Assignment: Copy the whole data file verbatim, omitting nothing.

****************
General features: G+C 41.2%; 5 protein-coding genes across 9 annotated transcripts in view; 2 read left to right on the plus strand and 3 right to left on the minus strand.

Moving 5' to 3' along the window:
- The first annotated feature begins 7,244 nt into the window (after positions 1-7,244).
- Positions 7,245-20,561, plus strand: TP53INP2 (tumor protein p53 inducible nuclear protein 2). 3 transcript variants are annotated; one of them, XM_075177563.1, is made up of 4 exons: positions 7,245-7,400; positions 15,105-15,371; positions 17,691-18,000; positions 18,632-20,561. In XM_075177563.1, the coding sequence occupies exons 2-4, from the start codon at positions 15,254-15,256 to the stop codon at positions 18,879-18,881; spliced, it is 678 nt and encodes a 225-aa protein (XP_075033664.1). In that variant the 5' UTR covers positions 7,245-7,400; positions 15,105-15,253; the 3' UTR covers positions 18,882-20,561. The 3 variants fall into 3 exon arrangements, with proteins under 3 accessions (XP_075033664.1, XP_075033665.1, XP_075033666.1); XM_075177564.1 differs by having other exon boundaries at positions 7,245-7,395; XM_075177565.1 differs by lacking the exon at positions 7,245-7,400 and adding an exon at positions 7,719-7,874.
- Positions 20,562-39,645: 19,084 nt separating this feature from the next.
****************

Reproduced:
General features: G+C 41.2%; 5 protein-coding genes across 9 annotated transcripts in view; 2 read left to right on the plus strand and 3 right to left on the minus strand.

Moving 5' to 3' along the window:
- The first annotated feature begins 7,244 nt into the window (after positions 1-7,244).
- Positions 7,245-20,561, plus strand: TP53INP2 (tumor protein p53 inducible nuclear protein 2). 3 transcript variants are annotated; one of them, XM_075177563.1, is made up of 4 exons: positions 7,245-7,400; positions 15,105-15,371; positions 17,691-18,000; positions 18,632-20,561. In XM_075177563.1, the coding sequence occupies exons 2-4, from the start codon at positions 15,254-15,256 to the stop codon at positions 18,879-18,881; spliced, it is 678 nt and encodes a 225-aa protein (XP_075033664.1). In that variant the 5' UTR covers positions 7,245-7,400; positions 15,105-15,253; the 3' UTR covers positions 18,882-20,561. The 3 variants fall into 3 exon arrangements, with proteins under 3 accessions (XP_075033664.1, XP_075033665.1, XP_075033666.1); XM_075177564.1 differs by having other exon boundaries at positions 7,245-7,395; XM_075177565.1 differs by lacking the exon at positions 7,245-7,400 and adding an exon at positions 7,719-7,874.
- Positions 20,562-39,645: 19,084 nt separating this feature from the next.